Calgary

Local heroes: Food writer teams up with top Calgary restaurant to make thousands of bagged lunches for kids

Julie Van Rosendaal has set up a lunch-making factory in one of the city's top restaurants in order to get food to thousands of Calgary kids no longer getting fed at school amidst the pandemic.

The owners of an award-winning Calgary restaurant have lent out their space to make and pack kids' lunches

Julie Van Rosendaal has rallied a team to help feed thousands of hungry kids during the COVID-19 pandemic. (Meghan Grant/CBC)

In the kitchen of one of Calgary's finest restaurants, some of the city's top culinary talents assemble sandwiches — white bread, ham, cheese, mayo.

Those sandwiches get packed in a brown bag with all of the typical school lunch snacks: a bag of chips, an apple, a granola bar. 

Some will have a bag of pretzels, donated by WestJet — one of a million packages of airplane snacks donated by the Calgary-based airline.

The accoutrements are laid out in the dining area of the international award-winning Rouge restaurant in Inglewood. There, Julie Van Rosendaal has set up a lunch-making factory to feed thousands of Calgary kids who are no longer getting fed at school amidst the pandemic.

"There are so many hungry kids in this city," says Van Rosendaal.

While closed due to COVID-19, international award-winning restaurant Rouge in Inglewood has turned into a brown bag lunch factory. (Julie Van Rosendaal)

Van Rosendaal is a well-known Calgary food columnist, cookbook author, cook and general foodie.

But she doesn't just make a living off food, she lives food. When there is a person or community in crisis, Van Rosendaal helps through her culinary connections.

So when she realized there were going to be hungry kids in the city, she rallied a team to find and feed them. 

"For thousands of Calgary kids, their main source of food is at school — the breakfast and lunch programs," she said.

Until the coronavirus-related closures, if Calgary kids weren't being fed at home, at least they'd go to school where they could get up to two meals a day.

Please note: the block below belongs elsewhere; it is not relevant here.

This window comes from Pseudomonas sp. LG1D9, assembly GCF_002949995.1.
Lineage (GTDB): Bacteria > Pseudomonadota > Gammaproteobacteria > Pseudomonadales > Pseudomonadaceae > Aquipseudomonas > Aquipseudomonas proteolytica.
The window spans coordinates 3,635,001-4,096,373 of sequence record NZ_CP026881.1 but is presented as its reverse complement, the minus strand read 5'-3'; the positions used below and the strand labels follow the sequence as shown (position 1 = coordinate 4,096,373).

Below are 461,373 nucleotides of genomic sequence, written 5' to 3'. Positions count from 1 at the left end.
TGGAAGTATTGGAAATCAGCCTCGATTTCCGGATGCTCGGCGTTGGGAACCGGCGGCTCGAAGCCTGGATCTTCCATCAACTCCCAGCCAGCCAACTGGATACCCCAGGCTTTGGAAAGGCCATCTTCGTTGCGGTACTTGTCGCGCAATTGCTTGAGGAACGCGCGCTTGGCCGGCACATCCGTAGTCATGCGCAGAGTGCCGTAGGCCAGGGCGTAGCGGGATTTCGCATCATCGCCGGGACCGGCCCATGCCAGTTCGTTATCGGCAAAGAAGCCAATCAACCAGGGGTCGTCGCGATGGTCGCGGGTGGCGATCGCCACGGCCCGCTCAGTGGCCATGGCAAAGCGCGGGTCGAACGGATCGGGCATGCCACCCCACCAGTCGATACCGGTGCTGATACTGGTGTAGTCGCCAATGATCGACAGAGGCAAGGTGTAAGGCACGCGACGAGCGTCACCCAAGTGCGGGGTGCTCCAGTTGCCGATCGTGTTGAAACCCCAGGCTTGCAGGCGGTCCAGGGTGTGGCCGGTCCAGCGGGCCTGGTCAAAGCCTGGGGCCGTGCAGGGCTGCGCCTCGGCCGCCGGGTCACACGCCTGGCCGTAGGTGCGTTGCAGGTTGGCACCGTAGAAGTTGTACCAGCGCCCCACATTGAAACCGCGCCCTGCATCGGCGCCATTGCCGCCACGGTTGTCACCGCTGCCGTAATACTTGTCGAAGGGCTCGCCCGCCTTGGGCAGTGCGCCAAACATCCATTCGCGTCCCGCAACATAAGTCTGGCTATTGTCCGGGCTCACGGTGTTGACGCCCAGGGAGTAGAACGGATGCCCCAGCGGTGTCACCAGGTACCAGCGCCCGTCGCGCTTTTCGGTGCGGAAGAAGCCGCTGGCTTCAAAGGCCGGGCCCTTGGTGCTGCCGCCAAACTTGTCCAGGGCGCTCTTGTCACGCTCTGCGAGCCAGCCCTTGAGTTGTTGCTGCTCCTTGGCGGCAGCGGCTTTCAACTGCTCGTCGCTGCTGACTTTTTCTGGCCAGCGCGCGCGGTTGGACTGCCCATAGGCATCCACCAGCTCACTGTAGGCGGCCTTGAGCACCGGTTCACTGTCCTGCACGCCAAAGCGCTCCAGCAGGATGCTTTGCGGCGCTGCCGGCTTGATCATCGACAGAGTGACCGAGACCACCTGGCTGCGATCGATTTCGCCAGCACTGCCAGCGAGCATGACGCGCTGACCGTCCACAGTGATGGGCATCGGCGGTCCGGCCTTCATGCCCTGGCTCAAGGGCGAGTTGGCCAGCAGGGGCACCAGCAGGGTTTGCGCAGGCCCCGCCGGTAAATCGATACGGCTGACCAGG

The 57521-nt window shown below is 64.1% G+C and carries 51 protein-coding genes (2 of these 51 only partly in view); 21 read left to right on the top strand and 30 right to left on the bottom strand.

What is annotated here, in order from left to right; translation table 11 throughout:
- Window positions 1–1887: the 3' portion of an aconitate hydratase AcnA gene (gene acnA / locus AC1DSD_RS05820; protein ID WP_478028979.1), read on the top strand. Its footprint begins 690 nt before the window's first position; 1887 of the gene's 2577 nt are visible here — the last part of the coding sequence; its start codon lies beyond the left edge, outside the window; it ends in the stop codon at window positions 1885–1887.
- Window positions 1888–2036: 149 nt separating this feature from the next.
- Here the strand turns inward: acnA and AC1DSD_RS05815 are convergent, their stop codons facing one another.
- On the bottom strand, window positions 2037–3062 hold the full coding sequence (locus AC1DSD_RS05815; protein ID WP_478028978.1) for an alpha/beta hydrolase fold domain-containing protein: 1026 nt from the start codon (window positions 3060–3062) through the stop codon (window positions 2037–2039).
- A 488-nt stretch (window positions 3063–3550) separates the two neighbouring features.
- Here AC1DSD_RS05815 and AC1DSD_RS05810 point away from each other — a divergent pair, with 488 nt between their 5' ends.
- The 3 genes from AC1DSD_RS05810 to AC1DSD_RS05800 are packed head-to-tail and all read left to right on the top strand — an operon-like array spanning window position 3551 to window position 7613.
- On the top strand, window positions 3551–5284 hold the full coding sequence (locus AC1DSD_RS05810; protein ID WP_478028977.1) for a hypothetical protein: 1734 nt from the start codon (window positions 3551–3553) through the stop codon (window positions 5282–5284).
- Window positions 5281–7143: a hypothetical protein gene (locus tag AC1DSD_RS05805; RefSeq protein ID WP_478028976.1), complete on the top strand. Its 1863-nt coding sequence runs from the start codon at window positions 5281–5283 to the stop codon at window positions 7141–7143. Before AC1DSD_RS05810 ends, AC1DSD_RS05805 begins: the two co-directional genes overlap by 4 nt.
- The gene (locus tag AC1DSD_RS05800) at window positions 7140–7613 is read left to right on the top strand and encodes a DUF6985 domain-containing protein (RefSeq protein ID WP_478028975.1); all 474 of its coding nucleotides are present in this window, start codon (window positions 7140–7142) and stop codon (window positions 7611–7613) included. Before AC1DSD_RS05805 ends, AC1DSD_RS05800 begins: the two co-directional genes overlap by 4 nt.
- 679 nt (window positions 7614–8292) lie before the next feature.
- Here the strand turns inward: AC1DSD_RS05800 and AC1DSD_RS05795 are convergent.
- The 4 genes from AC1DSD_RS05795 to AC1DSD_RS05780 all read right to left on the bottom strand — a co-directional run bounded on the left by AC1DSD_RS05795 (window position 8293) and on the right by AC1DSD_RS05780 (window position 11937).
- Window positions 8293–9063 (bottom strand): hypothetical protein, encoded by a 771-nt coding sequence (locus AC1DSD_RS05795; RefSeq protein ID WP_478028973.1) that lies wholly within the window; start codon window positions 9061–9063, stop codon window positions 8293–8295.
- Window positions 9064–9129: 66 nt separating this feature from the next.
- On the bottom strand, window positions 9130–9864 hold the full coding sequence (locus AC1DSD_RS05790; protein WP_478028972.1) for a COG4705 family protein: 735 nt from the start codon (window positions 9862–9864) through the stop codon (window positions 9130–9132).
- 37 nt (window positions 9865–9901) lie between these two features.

With schools closed, that safety net for hungry kids is gone.

Rouge chef Paul Rogalski immediately said yes when Julie Van Rosendaal asked to use his kitchen to make lunches for children not being fed through brown bag programs. (Julie Van Rosendaal)

Adding to that gap is the fact that agencies which fill the needs, and mouths, of hungry kids are facing their own challenges.

They've lost volunteers, their kitchens are shuttered and distribution points, like schools and clubs, are closed. 

So on the day that she raided the fridges and cupboards of Brown Bagging It so their food wouldn't go to waste, Van Rosendaal texted her friend — Rouge chef and co-owner Paul Rogalski — asking if she could use his fridge and kitchen.

Even though Rouge is facing its own coronavirus-related financial challenges, Rogalski immediately said yes. 

"We'll make lunches, we've got a kitchen here," Rogalski said. "We feed people, that's what we do ... that makes us happy. We have purpose, that's fulfilling."

Rouge co-owner Olivier Reynaud has loaned the restaurant's kitchen out — and signed his daughter up as a sandwich-maker — so that hungry children in Calgary can get a free lunch. (Meghan Grant/CBC )

Donations began pouring in from closed-down restaurants, coffee shops, corporate kitchens and corporations like WestJet.

Then came the issue of distribution — how to find most high-needs areas where children could grab a bagged lunch.

There are several pick-up points now — Gravity Cafe in Inglewood and, with help from a group of Bowness teachers, the Bownesian Grocer parking lot.

Youth Centres of Calgary also started curbside lunch pick-ups in several neighbourhoods including Ogden, Dover, Forest Lawn and Rosscarrock.

"The need is everywhere now," said Van Rosendaal. 

On Fridays, bigger items and extra food are often available to help get the kids through the weekends.

Saskia Reynaud helps assemble sandwiches at her father's restaurant, Rouge. Co-owner Paul Rogalski's daughter is also on the assembly line. (Meghan Grant/CBC)

Often teachers are the best resource for identifying the children in need, but the Calgary Board of Education put the kibosh on staff helping with food distribution over liability issues.

Still, teachers are helping get the word out, said Van Rosendaal. 

"I really love being there when the teachers are there, because they see the kids and they're like, 'Oh hi, James, how's your dog?' or, 'How's your violin lessons?' and they always bring books for the kids."

Aside from donations, Van Rosendaal, Rogalski and Rouge co-owner Olivier Reynaud started a mini-market on the restaurant's patio every Friday, selling donated food which then goes back into buying lunch supplies. 

And both owners have lent their daughters to the sandwich-making efforts.

It's been hugely successful, selling out pretty much every week.

When asked how many hours a day Van Rosendaal is spending on the self-directed project of feeding hungry children, she said, "all of them."

About the Author

Meghan Grant

CBC Calgary reporter

Meghan Grant is the courts and crime reporter for CBC Calgary.

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